No marriage equality for pensions (Part 3)

In 1995 Prof William Binchy, arguing for a No vote at the Anti-Divorce Campaign’s final press conference, warned that “the proposed amendment would remove constitutional protection from the first family in favour of the second partner following a divorce”. He added that “the amendment would reward deserters, leaving abandoned wives in a perilous financial position;” allowing these deserters to “scoop the pool of the family assets”.

In my two previous blogs on marriage equality for pensions, we saw how the tax legislation in effect has worked to pander to this agenda by curtailing the ability of a divorcee to make pension provision for his or her new family.

20 years after Prof Binchy’s warning and a couple of months before the Marriage Equality Referendum we had a Dail question put to the Minister for Finance asking for his views on the right to build up pension provision for the second family. The reply we got back gives a revealing insight into the undying reluctance in some circles to accept marriage breakdown as a fact which must be provided for by law.

In defence of the lack of access to fund a pension for another family a number of points were made:

  1. Tax relief on private pension provision represents a cost to the Exchequer which must be curtailed.
  2. The regime of imposing a cap on pensions discourages the building up of large pension funds by clawing back tax relief.
  3. The provision which has the effect of limiting pension provision for second families was introduced “as an anti-avoidance measure” designed to prevent divorcees from availing of “further tax relief in building their part of the pension fund back up”.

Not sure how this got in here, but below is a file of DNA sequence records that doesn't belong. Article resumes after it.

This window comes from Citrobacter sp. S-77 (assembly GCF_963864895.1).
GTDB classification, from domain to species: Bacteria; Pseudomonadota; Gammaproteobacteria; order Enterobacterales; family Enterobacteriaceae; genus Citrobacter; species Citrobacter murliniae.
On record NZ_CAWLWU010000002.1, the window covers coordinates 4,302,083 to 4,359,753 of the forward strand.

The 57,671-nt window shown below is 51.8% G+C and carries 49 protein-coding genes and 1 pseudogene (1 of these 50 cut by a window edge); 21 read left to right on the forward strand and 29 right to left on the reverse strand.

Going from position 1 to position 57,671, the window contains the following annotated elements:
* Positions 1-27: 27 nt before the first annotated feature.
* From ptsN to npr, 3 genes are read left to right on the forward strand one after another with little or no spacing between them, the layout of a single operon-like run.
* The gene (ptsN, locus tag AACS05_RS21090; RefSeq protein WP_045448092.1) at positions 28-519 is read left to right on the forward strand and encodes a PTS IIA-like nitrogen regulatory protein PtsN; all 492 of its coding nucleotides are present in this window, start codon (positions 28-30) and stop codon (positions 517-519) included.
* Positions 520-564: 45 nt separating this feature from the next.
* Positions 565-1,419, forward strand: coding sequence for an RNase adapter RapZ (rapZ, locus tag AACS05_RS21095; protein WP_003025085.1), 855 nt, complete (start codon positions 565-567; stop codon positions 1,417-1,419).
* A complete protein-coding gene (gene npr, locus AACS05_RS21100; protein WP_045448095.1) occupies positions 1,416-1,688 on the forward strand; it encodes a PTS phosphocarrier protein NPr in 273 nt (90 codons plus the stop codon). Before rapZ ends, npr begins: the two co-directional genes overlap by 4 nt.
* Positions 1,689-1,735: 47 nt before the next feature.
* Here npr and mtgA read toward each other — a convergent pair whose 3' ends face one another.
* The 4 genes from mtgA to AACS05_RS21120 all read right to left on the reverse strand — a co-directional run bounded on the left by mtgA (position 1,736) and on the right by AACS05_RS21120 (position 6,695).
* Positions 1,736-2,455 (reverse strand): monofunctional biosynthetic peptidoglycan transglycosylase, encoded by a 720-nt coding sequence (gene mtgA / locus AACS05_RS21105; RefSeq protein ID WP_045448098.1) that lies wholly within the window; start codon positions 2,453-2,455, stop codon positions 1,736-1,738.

This defence is lacking for the following reasons:

  • Pensioners pay tax when the pension is paid to them. Therefore, the tax relief granted when they contributed to the pension can more correctly be said to be a tax deferral.  The Exchequer will get its money, only later.
  • In the longer term, private pension saving lessens the burden on the Exchequer of future welfare payments for retired people.
  • The pensions cap does not target excessive contributions; it works to put a 70% tax on growth in the pension. The only thing it “discourages” is careful fund management.

The worrying thing is the apparent disregard for the 15th amendment to the Constitution and the acceptance of marriage breakdown as meriting legal protection. Yes, maybe there is a (short term) cost to the Exchequer of putting the second family on equal footing with the first. However, it is not the job of the Department to fix the consequences of the opinion of the people who voted for the Government to make legal provision for marriage breakdown. It only has to observe the Constitution.

Tommy Nielsen

*Please note this content is the view of the author and not of Independent Trustee Company

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